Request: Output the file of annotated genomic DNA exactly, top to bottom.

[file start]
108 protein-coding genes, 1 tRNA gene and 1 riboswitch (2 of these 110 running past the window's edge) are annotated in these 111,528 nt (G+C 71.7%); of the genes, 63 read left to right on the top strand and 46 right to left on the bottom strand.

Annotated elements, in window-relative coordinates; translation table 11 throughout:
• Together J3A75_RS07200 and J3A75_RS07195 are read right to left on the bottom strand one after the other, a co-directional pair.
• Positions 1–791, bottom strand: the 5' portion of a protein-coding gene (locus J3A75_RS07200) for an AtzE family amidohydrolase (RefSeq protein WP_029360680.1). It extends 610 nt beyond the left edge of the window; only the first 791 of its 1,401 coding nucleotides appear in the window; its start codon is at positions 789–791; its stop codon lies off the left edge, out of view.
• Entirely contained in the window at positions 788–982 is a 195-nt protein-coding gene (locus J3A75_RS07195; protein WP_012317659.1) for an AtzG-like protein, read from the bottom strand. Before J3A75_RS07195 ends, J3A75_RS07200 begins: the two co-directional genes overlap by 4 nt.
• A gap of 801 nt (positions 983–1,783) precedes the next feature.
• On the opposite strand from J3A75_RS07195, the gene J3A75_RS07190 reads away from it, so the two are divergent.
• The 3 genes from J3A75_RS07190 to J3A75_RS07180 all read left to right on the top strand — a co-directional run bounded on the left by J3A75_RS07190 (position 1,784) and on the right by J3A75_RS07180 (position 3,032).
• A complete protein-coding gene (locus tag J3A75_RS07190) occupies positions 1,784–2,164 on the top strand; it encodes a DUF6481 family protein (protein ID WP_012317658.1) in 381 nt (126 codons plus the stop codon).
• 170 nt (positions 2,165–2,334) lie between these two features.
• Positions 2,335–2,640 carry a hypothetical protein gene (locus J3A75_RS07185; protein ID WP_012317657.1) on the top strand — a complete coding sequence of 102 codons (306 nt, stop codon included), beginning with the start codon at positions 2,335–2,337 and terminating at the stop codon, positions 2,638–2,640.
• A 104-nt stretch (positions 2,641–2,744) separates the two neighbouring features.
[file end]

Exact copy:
108 protein-coding genes, 1 tRNA gene and 1 riboswitch (2 of these 110 running past the window's edge) are annotated in these 111,528 nt (G+C 71.7%); of the genes, 63 read left to right on the top strand and 46 right to left on the bottom strand.

Annotated elements, in window-relative coordinates; translation table 11 throughout:
• Together J3A75_RS07200 and J3A75_RS07195 are read right to left on the bottom strand one after the other, a co-directional pair.
• Positions 1–791, bottom strand: the 5' portion of a protein-coding gene (locus J3A75_RS07200) for an AtzE family amidohydrolase (RefSeq protein WP_029360680.1). It extends 610 nt beyond the left edge of the window; only the first 791 of its 1,401 coding nucleotides appear in the window; its start codon is at positions 789–791; its stop codon lies off the left edge, out of view.
• Entirely contained in the window at positions 788–982 is a 195-nt protein-coding gene (locus J3A75_RS07195; protein WP_012317659.1) for an AtzG-like protein, read from the bottom strand. Before J3A75_RS07195 ends, J3A75_RS07200 begins: the two co-directional genes overlap by 4 nt.
• A gap of 801 nt (positions 983–1,783) precedes the next feature.
• On the opposite strand from J3A75_RS07195, the gene J3A75_RS07190 reads away from it, so the two are divergent.
• The 3 genes from J3A75_RS07190 to J3A75_RS07180 all read left to right on the top strand — a co-directional run bounded on the left by J3A75_RS07190 (position 1,784) and on the right by J3A75_RS07180 (position 3,032).
• A complete protein-coding gene (locus tag J3A75_RS07190) occupies positions 1,784–2,164 on the top strand; it encodes a DUF6481 family protein (protein ID WP_012317658.1) in 381 nt (126 codons plus the stop codon).
• 170 nt (positions 2,165–2,334) lie between these two features.
• Positions 2,335–2,640 carry a hypothetical protein gene (locus J3A75_RS07185; protein ID WP_012317657.1) on the top strand — a complete coding sequence of 102 codons (306 nt, stop codon included), beginning with the start codon at positions 2,335–2,337 and terminating at the stop codon, positions 2,638–2,640.
• A 104-nt stretch (positions 2,641–2,744) separates the two neighbouring features.